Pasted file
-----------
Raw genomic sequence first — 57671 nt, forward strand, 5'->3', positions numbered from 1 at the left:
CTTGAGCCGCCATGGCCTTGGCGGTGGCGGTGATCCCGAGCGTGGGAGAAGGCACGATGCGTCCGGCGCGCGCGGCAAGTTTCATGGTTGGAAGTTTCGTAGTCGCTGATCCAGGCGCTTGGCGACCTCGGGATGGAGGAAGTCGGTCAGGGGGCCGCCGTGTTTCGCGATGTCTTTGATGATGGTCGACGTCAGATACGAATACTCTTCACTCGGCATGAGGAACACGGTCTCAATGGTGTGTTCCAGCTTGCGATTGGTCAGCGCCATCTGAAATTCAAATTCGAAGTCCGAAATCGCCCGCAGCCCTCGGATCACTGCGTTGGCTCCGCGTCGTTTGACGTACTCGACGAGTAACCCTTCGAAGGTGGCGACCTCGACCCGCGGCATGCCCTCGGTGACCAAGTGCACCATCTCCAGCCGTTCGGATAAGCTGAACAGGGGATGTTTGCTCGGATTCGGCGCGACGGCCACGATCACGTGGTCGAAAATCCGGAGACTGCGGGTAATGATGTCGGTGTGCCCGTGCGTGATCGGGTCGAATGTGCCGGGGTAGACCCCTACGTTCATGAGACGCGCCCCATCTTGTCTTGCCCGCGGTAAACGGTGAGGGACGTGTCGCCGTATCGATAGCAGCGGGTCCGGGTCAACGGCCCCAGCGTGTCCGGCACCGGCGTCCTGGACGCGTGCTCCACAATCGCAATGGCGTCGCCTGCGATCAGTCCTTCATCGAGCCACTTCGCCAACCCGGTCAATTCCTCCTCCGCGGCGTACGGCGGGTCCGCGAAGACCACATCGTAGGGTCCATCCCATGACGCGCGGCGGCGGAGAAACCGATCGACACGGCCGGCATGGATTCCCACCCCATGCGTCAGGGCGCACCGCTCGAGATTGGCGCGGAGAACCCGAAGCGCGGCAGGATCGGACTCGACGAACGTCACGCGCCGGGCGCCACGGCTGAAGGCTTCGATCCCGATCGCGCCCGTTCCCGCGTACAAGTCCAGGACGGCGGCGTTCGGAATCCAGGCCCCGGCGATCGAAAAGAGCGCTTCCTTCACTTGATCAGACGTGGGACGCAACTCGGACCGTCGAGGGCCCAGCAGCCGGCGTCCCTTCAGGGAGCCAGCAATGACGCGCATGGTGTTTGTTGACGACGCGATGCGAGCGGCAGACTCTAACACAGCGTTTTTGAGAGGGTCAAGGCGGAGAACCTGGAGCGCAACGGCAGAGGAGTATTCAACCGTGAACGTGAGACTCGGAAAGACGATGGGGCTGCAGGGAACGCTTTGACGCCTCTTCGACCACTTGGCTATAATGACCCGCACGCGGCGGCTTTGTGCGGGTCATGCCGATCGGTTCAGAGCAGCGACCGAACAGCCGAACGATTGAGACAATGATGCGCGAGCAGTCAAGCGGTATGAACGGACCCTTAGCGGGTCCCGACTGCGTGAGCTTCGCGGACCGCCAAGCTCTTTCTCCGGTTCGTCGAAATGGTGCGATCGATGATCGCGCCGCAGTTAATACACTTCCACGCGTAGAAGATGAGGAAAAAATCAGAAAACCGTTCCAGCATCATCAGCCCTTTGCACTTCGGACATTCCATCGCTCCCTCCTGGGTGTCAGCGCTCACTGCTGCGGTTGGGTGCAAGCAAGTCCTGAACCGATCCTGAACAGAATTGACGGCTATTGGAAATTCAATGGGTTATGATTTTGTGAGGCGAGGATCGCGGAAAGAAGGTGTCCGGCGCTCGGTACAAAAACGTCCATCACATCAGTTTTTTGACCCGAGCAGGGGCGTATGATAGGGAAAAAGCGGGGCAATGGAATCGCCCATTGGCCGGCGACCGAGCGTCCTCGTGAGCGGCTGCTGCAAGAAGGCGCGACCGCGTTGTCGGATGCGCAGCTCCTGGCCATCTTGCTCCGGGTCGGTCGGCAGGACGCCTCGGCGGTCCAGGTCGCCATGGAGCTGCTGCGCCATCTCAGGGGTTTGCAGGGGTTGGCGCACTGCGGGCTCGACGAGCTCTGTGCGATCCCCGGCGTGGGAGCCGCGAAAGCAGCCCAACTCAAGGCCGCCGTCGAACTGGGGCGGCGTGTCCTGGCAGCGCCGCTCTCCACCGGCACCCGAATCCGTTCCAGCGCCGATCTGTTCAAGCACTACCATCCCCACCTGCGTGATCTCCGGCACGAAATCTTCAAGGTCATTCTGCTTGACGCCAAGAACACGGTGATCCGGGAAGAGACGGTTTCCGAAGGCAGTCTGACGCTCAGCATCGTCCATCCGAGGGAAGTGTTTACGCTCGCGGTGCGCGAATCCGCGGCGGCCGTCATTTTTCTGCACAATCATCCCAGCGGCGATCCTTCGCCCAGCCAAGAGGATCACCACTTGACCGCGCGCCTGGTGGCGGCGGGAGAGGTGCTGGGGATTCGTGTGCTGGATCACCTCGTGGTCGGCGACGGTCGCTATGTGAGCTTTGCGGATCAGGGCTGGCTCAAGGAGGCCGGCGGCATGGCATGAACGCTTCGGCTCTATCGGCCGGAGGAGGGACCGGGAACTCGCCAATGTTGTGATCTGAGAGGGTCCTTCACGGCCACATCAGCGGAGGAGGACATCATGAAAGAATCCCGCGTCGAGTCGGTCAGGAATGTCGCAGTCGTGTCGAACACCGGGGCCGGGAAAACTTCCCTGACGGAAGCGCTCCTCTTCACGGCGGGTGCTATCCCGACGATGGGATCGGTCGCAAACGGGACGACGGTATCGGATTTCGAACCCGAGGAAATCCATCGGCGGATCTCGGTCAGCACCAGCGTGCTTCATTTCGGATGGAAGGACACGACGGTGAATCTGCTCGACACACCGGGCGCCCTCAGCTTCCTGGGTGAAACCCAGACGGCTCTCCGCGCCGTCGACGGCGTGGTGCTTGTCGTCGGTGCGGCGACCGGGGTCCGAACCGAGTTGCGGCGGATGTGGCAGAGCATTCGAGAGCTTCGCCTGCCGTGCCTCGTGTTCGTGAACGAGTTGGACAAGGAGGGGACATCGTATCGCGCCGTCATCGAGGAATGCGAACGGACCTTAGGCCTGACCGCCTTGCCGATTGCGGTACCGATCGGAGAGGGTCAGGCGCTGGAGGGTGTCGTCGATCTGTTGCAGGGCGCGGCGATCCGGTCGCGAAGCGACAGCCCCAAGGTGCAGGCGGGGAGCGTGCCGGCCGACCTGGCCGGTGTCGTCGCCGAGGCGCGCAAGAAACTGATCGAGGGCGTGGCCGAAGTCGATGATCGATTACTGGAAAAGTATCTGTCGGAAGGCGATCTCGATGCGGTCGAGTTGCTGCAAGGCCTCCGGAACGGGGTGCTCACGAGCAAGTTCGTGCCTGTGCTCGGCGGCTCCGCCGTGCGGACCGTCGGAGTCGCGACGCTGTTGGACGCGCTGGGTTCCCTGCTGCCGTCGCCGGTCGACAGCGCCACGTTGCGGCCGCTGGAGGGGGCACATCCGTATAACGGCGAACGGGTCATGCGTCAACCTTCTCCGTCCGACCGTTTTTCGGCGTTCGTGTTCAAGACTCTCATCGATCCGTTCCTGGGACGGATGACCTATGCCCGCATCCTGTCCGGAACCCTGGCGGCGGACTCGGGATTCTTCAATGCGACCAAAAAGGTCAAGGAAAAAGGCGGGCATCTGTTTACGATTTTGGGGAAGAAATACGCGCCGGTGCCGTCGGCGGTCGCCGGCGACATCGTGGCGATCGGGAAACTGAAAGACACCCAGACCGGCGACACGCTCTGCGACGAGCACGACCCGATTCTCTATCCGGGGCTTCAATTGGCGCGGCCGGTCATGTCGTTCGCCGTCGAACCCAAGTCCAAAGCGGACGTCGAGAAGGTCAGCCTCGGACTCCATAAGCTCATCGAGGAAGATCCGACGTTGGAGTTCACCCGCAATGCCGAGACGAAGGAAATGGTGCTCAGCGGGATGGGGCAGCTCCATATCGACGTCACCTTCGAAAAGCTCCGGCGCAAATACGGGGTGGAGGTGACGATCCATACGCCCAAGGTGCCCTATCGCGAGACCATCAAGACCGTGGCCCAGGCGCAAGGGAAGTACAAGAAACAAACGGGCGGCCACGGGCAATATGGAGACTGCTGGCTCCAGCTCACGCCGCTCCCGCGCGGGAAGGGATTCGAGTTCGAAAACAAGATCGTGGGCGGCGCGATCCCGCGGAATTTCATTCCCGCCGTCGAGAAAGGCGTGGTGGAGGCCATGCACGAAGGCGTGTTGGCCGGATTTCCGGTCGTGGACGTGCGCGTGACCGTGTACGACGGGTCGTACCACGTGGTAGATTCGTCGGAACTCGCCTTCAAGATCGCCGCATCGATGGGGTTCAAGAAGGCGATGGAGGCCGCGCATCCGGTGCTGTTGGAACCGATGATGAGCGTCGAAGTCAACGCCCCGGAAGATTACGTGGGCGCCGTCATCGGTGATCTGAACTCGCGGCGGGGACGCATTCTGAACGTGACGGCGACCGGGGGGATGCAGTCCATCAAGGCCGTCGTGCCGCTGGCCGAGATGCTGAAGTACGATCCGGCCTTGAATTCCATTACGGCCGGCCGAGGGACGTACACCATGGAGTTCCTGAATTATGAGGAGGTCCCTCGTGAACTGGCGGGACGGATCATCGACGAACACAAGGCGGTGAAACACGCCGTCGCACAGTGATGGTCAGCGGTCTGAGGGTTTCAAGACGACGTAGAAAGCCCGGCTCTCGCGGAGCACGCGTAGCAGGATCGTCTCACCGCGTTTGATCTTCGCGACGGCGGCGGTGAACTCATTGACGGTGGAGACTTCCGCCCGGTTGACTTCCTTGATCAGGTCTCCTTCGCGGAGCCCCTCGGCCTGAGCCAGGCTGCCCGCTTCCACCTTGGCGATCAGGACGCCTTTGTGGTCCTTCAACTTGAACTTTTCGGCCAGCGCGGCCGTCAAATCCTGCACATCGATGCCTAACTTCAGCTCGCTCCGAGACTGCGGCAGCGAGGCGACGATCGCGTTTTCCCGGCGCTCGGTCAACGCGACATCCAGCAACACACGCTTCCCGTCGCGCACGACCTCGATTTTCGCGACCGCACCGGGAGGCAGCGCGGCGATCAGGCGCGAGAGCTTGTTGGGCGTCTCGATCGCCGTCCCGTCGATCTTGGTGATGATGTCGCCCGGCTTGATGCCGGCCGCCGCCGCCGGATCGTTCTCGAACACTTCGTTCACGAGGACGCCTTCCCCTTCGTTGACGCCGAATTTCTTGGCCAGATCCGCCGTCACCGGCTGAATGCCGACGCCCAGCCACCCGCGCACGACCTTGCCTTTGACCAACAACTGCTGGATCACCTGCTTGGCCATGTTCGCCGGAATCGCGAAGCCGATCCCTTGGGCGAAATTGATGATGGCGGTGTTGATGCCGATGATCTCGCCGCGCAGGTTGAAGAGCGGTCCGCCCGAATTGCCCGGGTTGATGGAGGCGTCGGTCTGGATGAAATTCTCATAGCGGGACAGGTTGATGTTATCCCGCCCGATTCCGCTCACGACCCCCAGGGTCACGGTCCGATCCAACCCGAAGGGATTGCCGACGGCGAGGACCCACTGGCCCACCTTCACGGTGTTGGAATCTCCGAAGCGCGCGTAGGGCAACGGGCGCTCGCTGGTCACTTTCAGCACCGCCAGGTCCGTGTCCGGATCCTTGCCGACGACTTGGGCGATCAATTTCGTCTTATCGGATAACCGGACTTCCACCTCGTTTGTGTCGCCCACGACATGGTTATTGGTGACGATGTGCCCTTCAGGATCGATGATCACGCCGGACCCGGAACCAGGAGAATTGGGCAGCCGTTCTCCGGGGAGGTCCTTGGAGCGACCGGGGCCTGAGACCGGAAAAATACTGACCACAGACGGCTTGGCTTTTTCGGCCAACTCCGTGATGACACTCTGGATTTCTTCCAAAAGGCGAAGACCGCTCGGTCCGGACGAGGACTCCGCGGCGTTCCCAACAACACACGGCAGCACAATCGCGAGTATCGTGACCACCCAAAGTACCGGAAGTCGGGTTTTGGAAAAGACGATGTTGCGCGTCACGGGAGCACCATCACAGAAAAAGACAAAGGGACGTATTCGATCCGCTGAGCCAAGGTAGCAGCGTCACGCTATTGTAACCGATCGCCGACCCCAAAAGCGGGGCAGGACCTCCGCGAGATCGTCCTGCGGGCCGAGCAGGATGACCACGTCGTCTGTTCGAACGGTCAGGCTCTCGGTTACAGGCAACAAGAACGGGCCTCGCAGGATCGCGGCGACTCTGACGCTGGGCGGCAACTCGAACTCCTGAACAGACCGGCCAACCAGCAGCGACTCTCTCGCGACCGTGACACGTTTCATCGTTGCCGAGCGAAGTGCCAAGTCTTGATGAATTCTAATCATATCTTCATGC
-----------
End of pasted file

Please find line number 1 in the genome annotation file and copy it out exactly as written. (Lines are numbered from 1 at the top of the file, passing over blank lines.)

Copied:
Raw genomic sequence first — 57671 nt, forward strand, 5'->3', positions numbered from 1 at the left: